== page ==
Michelin X-Ice SNow is another option. Michelin will probably be the best handling of all in dry and wet and really good in snow and ice. I had Michelin X-Ice 2 on two vehicles. It was a model before the current ones and I would give them preference over Bridgestone, although Bridgestone was a bit better in the deep stuff.

Of these three, I would say go with the cheaper one. But take into consideration that Michelin will last the longest.
 
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The plan is actually to use the current wheels as winter wheels and purchase a new set of factory steels for the rest of the year, NVH? Not sure I follow what that means and also will I sacrifice any sort of on road manners at all again first time owning winter tires
Winter tires, Altimax Artic was my experience, introduced a lot of NVH into the cabin at all speeds. That being said a little rougher sounding tire with impressive winter traction is better then a quieter cabin and a racing heart while sliding down snow and ice covered hill.
 
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winter-snow tires are a smart choice IMO, but being softer in colder temps they wear faster!!! i always used mich pilot alpin as they worked good with decent wear while blizzaks are prolly one of the best they are shorter lived! i ran older RWD cars for years + beside snow tires a few lbs in the trunk helps too. cheep steel shot aka shotgun pellets in compact 25 lb bags worked great for me!! when the alpins were pretty worn they got used up + stayed on + their dry traction + rain use was pretty decent + using a small diameter wheel if it fits is also a savings!! just keep the outside diameter very close to the OE setup!!
 
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You're gonna love the blizzaks.

Get some "tube sand" from home depot, it's like a 50 lb sand sausage. Throw half a dozen of these in your trunk for more weight on the drive wheels. And if things really get sideways you can break into one and scatter it for more traction.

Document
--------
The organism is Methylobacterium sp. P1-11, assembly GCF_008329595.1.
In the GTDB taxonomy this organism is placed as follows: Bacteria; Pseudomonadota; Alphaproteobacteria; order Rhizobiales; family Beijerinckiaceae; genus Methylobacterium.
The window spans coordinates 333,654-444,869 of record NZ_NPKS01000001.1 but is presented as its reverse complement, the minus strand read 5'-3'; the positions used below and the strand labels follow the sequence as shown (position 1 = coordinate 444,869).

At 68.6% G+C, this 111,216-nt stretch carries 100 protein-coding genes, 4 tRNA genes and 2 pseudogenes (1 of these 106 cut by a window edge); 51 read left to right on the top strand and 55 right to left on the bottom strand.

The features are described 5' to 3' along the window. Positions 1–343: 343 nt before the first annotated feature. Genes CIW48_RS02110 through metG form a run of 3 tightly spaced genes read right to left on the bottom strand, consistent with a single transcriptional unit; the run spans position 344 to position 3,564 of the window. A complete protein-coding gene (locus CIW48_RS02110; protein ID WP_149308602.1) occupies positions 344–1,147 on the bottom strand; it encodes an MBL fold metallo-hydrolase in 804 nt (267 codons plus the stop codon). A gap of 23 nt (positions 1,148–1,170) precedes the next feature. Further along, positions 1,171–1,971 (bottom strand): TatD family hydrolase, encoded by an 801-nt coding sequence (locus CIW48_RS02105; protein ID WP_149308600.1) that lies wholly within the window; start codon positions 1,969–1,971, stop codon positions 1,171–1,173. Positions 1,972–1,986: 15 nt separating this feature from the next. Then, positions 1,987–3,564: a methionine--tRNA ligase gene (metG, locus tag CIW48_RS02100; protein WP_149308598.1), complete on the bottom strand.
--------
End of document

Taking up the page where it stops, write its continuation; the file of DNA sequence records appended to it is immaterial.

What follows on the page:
You're getting cinders as grit because the power company would otherwise have to pay to get rid of them.
 
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La Salle, Illinois
Any winter tire on all 4 is a great idea. I ran 4 Blizzaks on a 2WD Silverado in Buffalo. Yes, that Buffalo, NY. Never added weight. I had locking differential and traction control and I know that helped.
 
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Any winter tire on all 4 is a great idea. I ran 4 Blizzaks on a 2WD Silverado in Buffalo. Yes, that Buffalo, NY. Never added weight. I had locking differential and traction control and I know that helped.
Like mentioned, make sure you get 4 if possible. The 2 on rear will get you going but a large traction difference from all seasons. The front wheels will be needed to stop and turn once you get going.

Practice some braking on first couple snows ad some turns at a slower speed in a parking lot. The downfall to getting the snows, You'll prefer to have them every winter from now on. You'll wonder why you never got them before and will start having conversations with friends and at online forums.........
 
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I'll add my Blizzak experience. They worked very well for me until the multicell wore out which it does at about 1/2 tread. There is a large performance difference once that goes. To be fair all winter tires recommend replacement at about 6/32" because of the reduced snow traction. The Blizzaks for me were just a large noticeable drastic difference where others were a more gradual reduced grip as they got to 6/32". I had WS80's but found them very "squishy" in the more mild temperatures that I experience around me. They were not much noisier than others except on wet ground. They had a noticeable hissing under acceleration and braking as the water was getting wicked away.

My kids cars have the Continental VikingContact 7, Wife's Pilot has older Continental WinterContact Si. I prefer both Conti versions over the Blizzaks for my use and highway drives. Same experience with General Altimax Arctic and Arctic 12 as well as many Nokian versions. I had gotten the Blizzaks as they were a deal I couldn't pass up. My next set might be the Michelin X-ice Snow pending test results and sales at that time. I wanted to try them on my daughters CRV but with black Friday sales I was able to get the Conti VC7 installed with 4 new TPMS sensors for the winter rims installed for less than the X-ice without installation. Both tires get top reviews. It was the same scenario for the Conti vs. Nokian R2 when I wanted them.